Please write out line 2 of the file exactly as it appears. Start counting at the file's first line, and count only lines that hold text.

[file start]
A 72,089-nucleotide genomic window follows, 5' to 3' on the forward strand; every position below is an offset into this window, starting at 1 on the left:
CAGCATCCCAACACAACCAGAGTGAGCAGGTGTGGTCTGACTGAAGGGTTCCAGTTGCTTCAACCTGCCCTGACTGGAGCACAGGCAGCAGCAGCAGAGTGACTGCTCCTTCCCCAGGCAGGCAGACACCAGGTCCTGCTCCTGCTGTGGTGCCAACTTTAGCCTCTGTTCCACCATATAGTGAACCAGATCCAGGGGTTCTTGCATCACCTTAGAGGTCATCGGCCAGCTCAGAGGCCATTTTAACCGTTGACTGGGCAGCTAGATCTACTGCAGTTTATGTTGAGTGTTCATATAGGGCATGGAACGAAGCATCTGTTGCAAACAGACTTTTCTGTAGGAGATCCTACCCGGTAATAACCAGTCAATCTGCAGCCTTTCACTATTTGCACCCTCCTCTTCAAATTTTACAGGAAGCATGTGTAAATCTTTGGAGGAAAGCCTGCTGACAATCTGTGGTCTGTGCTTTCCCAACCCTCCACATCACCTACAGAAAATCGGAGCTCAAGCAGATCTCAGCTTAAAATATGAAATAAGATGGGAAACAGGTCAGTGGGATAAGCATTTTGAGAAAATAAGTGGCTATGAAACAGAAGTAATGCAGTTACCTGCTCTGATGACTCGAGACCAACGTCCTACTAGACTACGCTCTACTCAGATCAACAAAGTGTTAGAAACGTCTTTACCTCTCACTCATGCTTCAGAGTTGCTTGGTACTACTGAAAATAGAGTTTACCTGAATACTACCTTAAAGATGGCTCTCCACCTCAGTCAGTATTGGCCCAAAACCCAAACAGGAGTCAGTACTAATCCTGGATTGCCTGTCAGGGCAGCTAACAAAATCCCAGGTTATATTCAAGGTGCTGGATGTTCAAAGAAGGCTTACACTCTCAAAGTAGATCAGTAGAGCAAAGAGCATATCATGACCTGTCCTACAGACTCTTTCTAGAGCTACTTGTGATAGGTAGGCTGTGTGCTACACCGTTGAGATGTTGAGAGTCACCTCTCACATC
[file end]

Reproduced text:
CAGCATCCCAACACAACCAGAGTGAGCAGGTGTGGTCTGACTGAAGGGTTCCAGTTGCTTCAACCTGCCCTGACTGGAGCACAGGCAGCAGCAGCAGAGTGACTGCTCCTTCCCCAGGCAGGCAGACACCAGGTCCTGCTCCTGCTGTGGTGCCAACTTTAGCCTCTGTTCCACCATATAGTGAACCAGATCCAGGGGTTCTTGCATCACCTTAGAGGTCATCGGCCAGCTCAGAGGCCATTTTAACCGTTGACTGGGCAGCTAGATCTACTGCAGTTTATGTTGAGTGTTCATATAGGGCATGGAACGAAGCATCTGTTGCAAACAGACTTTTCTGTAGGAGATCCTACCCGGTAATAACCAGTCAATCTGCAGCCTTTCACTATTTGCACCCTCCTCTTCAAATTTTACAGGAAGCATGTGTAAATCTTTGGAGGAAAGCCTGCTGACAATCTGTGGTCTGTGCTTTCCCAACCCTCCACATCACCTACAGAAAATCGGAGCTCAAGCAGATCTCAGCTTAAAATATGAAATAAGATGGGAAACAGGTCAGTGGGATAAGCATTTTGAGAAAATAAGTGGCTATGAAACAGAAGTAATGCAGTTACCTGCTCTGATGACTCGAGACCAACGTCCTACTAGACTACGCTCTACTCAGATCAACAAAGTGTTAGAAACGTCTTTACCTCTCACTCATGCTTCAGAGTTGCTTGGTACTACTGAAAATAGAGTTTACCTGAATACTACCTTAAAGATGGCTCTCCACCTCAGTCAGTATTGGCCCAAAACCCAAACAGGAGTCAGTACTAATCCTGGATTGCCTGTCAGGGCAGCTAACAAAATCCCAGGTTATATTCAAGGTGCTGGATGTTCAAAGAAGGCTTACACTCTCAAAGTAGATCAGTAGAGCAAAGAGCATATCATGACCTGTCCTACAGACTCTTTCTAGAGCTACTTGTGATAGGTAGGCTGTGTGCTACACCGTTGAGATGTTGAGAGTCACCTCTCACATC